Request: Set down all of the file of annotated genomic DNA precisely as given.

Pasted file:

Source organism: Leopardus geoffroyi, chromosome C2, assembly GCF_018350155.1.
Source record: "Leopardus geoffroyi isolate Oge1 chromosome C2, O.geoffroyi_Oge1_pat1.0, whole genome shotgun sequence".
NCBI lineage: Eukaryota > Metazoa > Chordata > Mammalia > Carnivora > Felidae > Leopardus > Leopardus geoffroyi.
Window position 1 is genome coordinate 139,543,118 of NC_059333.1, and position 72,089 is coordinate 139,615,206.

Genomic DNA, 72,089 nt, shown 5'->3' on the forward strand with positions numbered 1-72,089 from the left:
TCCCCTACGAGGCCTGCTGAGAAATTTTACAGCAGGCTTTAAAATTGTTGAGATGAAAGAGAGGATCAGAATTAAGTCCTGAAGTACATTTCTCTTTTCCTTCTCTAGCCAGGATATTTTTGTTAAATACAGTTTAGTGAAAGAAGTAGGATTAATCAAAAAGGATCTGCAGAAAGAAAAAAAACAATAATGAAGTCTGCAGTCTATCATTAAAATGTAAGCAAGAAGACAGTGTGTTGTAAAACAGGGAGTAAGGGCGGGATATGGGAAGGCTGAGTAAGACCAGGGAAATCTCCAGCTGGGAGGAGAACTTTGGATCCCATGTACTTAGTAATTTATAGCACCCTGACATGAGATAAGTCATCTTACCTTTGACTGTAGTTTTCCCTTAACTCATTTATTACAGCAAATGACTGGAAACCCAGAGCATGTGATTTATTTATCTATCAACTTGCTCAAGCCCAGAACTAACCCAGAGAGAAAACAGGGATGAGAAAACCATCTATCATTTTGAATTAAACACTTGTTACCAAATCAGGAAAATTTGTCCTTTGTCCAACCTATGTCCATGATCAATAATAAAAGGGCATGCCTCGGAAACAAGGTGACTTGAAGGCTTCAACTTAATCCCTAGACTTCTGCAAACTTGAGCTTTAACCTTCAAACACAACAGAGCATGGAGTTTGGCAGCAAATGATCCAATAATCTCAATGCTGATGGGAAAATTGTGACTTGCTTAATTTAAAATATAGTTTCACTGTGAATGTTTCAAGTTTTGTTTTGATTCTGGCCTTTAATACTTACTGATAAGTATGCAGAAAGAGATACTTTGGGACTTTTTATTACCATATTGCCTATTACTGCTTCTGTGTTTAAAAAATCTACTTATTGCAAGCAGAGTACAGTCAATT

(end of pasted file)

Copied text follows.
Source organism: Leopardus geoffroyi, chromosome C2, assembly GCF_018350155.1.
Source record: "Leopardus geoffroyi isolate Oge1 chromosome C2, O.geoffroyi_Oge1_pat1.0, whole genome shotgun sequence".
NCBI lineage: Eukaryota > Metazoa > Chordata > Mammalia > Carnivora > Felidae > Leopardus > Leopardus geoffroyi.
Window position 1 is genome coordinate 139,543,118 of NC_059333.1, and position 72,089 is coordinate 139,615,206.

Genomic DNA, 72,089 nt, shown 5'->3' on the forward strand with positions numbered 1-72,089 from the left:
TCCCCTACGAGGCCTGCTGAGAAATTTTACAGCAGGCTTTAAAATTGTTGAGATGAAAGAGAGGATCAGAATTAAGTCCTGAAGTACATTTCTCTTTTCCTTCTCTAGCCAGGATATTTTTGTTAAATACAGTTTAGTGAAAGAAGTAGGATTAATCAAAAAGGATCTGCAGAAAGAAAAAAAACAATAATGAAGTCTGCAGTCTATCATTAAAATGTAAGCAAGAAGACAGTGTGTTGTAAAACAGGGAGTAAGGGCGGGATATGGGAAGGCTGAGTAAGACCAGGGAAATCTCCAGCTGGGAGGAGAACTTTGGATCCCATGTACTTAGTAATTTATAGCACCCTGACATGAGATAAGTCATCTTACCTTTGACTGTAGTTTTCCCTTAACTCATTTATTACAGCAAATGACTGGAAACCCAGAGCATGTGATTTATTTATCTATCAACTTGCTCAAGCCCAGAACTAACCCAGAGAGAAAACAGGGATGAGAAAACCATCTATCATTTTGAATTAAACACTTGTTACCAAATCAGGAAAATTTGTCCTTTGTCCAACCTATGTCCATGATCAATAATAAAAGGGCATGCCTCGGAAACAAGGTGACTTGAAGGCTTCAACTTAATCCCTAGACTTCTGCAAACTTGAGCTTTAACCTTCAAACACAACAGAGCATGGAGTTTGGCAGCAAATGATCCAATAATCTCAATGCTGATGGGAAAATTGTGACTTGCTTAATTTAAAATATAGTTTCACTGTGAATGTTTCAAGTTTTGTTTTGATTCTGGCCTTTAATACTTACTGATAAGTATGCAGAAAGAGATACTTTGGGACTTTTTATTACCATATTGCCTATTACTGCTTCTGTGTTTAAAAAATCTACTTATTGCAAGCAGAGTACAGTCAATT